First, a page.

Nevada does not allow felony murder when a co-perpetrator is killed

NEVADA — Not allowing a felony murder charge when a co-perpetrator is killed is established in case law.

NRS 200.030  Degrees of murder; penalties.

1.  Murder of the first degree is murder which is:

(a) Perpetrated by means of poison, lying in wait or torture, or by any other kind of willful, deliberate and premeditated killing;

(b) Committed in the perpetration or attempted perpetration of sexual assault, kidnapping, arson, robbery, burglary, invasion of the home, sexual abuse of a child, sexual molestation of a child under the age of 14 years, child abuse or abuse of an older person or vulnerable person pursuant to NRS 200.5099;

CASE LAW — Sheriff, Clark County v. Hicks 

The State, in attempting to hold Hicks and Branch for the murder of their accomplice Murphy, has relied on the felony-murder rule, i.e., where a person is killed during the commission of a felony, a cohort involved in the commission of that principal crime may also be charged with murder. In support of its position, the State has relied heavily on Taylor v. Superior Court, 3 Cal.3d 578, 91 Cal. Rptr. 275, 477 P.2d 131 (1970). However, as the California court stated in Taylor, the felony-murder rule does not apply when the killing is done by the victim of the crime, because in such a case the malice aforethought necessary for murder is not attributable to the accomplice felon. The killing in such an instance is done, not in the perpetration of, or an attempt to perpetrate, a crime, but rather in an attempt to thwart the felony. NRS 200.120.[6] The application of the felony-murder rule to a situation involving felons charged with the murder of a cofelon killed by another in resisting the commission of a felony has been widely rejected. The leading case is Commonwealth v. Redline, 391 Pa. 486, 137 A.2d 472 (1958), which has been followed in many jurisdictions. State v. Garner, 238 La. 563, 115 So.2d 855 (1959); People v. Wood, 8 N.Y.2d 48, 201 N.Y.S.2d 328, 167 N.E.2d 736 (1960); People v. Austin, 370 Mich. 12, 120 N.W.2d 766 (1963); Commonwealth v. Balliro, 349 Mass. 505, 209 N.E.2d 308 (1965); People v. Morris, 1 Ill. App.3d 566, 274 N.E.2d 898 (1971).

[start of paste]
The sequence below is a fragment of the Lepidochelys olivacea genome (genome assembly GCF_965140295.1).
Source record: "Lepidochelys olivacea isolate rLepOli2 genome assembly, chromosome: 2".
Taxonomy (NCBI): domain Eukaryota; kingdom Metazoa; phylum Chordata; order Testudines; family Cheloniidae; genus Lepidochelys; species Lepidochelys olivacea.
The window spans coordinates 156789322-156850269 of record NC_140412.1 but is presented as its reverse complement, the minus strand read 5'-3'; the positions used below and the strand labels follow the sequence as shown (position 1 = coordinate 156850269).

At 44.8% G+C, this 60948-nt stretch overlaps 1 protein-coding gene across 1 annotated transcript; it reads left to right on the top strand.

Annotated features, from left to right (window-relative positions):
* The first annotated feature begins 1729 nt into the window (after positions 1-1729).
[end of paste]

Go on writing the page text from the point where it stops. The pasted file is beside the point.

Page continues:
Link to the Law — HERE

Link to the Case Law — HERE

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